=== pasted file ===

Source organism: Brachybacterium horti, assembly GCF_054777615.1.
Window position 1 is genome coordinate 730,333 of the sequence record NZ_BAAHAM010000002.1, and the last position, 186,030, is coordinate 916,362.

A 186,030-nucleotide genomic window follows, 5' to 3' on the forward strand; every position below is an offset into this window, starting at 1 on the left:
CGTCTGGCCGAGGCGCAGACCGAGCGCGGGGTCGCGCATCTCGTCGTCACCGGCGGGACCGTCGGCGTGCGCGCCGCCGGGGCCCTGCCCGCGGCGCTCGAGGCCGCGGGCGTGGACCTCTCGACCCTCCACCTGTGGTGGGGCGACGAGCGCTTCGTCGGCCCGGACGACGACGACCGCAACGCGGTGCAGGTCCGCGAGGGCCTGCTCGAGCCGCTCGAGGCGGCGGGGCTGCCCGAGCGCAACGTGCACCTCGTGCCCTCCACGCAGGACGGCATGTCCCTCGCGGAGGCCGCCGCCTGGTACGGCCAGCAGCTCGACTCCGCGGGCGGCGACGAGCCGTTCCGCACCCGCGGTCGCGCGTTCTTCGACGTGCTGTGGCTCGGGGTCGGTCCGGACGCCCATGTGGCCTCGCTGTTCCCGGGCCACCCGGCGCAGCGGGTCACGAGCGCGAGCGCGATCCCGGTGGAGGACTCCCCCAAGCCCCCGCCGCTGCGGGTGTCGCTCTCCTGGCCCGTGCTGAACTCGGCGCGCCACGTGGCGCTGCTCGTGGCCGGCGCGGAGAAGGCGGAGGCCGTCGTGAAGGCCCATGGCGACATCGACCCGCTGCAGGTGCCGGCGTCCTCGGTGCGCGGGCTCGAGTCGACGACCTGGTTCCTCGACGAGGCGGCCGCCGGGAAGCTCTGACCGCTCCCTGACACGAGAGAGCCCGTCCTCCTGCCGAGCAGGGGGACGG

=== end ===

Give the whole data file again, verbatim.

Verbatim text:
Source organism: Brachybacterium horti, assembly GCF_054777615.1.
Window position 1 is genome coordinate 730,333 of the sequence record NZ_BAAHAM010000002.1, and the last position, 186,030, is coordinate 916,362.

A 186,030-nucleotide genomic window follows, 5' to 3' on the forward strand; every position below is an offset into this window, starting at 1 on the left:
CGTCTGGCCGAGGCGCAGACCGAGCGCGGGGTCGCGCATCTCGTCGTCACCGGCGGGACCGTCGGCGTGCGCGCCGCCGGGGCCCTGCCCGCGGCGCTCGAGGCCGCGGGCGTGGACCTCTCGACCCTCCACCTGTGGTGGGGCGACGAGCGCTTCGTCGGCCCGGACGACGACGACCGCAACGCGGTGCAGGTCCGCGAGGGCCTGCTCGAGCCGCTCGAGGCGGCGGGGCTGCCCGAGCGCAACGTGCACCTCGTGCCCTCCACGCAGGACGGCATGTCCCTCGCGGAGGCCGCCGCCTGGTACGGCCAGCAGCTCGACTCCGCGGGCGGCGACGAGCCGTTCCGCACCCGCGGTCGCGCGTTCTTCGACGTGCTGTGGCTCGGGGTCGGTCCGGACGCCCATGTGGCCTCGCTGTTCCCGGGCCACCCGGCGCAGCGGGTCACGAGCGCGAGCGCGATCCCGGTGGAGGACTCCCCCAAGCCCCCGCCGCTGCGGGTGTCGCTCTCCTGGCCCGTGCTGAACTCGGCGCGCCACGTGGCGCTGCTCGTGGCCGGCGCGGAGAAGGCGGAGGCCGTCGTGAAGGCCCATGGCGACATCGACCCGCTGCAGGTGCCGGCGTCCTCGGTGCGCGGGCTCGAGTCGACGACCTGGTTCCTCGACGAGGCGGCCGCCGGGAAGCTCTGACCGCTCCCTGACACGAGAGAGCCCGTCCTCCTGCCGAGCAGGGGGACGG